We came very close to cutting the cord completely a few months ago, and just couldn’t quite get there. It’s easy to generate doubt. What about 911? It doesn’t work on Skype but we all have cel phones and it does work on them. What about when the power is out and the computers are down? Well, the phone on the copper line is wireless and needs power too… and we have cel phones. All of the real questions have answers. Still, we didn’t get rid of it, and we’re still donating $30 every month so that Embarq can afford to scrub the rust off their trucks. It must be some sort of cultural nostalgia, or the communications infrastructure equivalent of apron strings.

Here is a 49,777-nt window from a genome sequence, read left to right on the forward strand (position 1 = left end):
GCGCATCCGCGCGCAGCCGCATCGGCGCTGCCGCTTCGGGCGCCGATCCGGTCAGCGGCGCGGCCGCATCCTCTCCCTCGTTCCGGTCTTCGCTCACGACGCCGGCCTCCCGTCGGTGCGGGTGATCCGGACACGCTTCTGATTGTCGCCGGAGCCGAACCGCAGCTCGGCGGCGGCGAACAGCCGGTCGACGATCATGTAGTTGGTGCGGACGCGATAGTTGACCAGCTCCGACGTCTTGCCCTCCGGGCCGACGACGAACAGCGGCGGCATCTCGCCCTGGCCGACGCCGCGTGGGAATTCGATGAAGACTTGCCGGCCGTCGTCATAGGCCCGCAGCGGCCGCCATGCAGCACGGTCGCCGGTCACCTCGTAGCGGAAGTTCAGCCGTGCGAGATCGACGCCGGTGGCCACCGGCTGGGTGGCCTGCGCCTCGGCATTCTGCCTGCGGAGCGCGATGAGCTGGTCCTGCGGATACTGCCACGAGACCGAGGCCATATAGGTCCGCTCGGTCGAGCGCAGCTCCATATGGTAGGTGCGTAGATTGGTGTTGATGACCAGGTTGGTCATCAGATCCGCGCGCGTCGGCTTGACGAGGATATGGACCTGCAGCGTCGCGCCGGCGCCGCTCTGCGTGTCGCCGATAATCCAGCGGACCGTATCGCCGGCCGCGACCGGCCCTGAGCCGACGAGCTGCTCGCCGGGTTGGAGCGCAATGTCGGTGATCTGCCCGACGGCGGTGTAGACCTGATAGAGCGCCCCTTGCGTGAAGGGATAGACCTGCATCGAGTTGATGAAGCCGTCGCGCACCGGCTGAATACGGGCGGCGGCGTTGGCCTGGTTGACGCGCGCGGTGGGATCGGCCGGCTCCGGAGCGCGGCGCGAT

According to the FCC (Table 2.2 Statistics of Communications Common Carriers) in 2006 there were 2.7 billion kilometers of metallic (mostly copper) wire in the physical plant of the country’s licensed local telephone carriers. I did a double take when I saw that number, and had to think about it a bit before I realized that this stat counts every conductor. If you look at sheathed metallic cable, most of which will have multiple conductors, the figure is 6.1 million kilometers. I googled around a bit on some stats for how much copper that represents, and calculated that it’s in the category of “metric ass ton.” If you want to get more specific, have fun with it. However you look at it, there’s a lot of metal hanging from wooden poles so that forgotten autodialers sitting in some dusty office closet can call me and hang up as soon as I answer.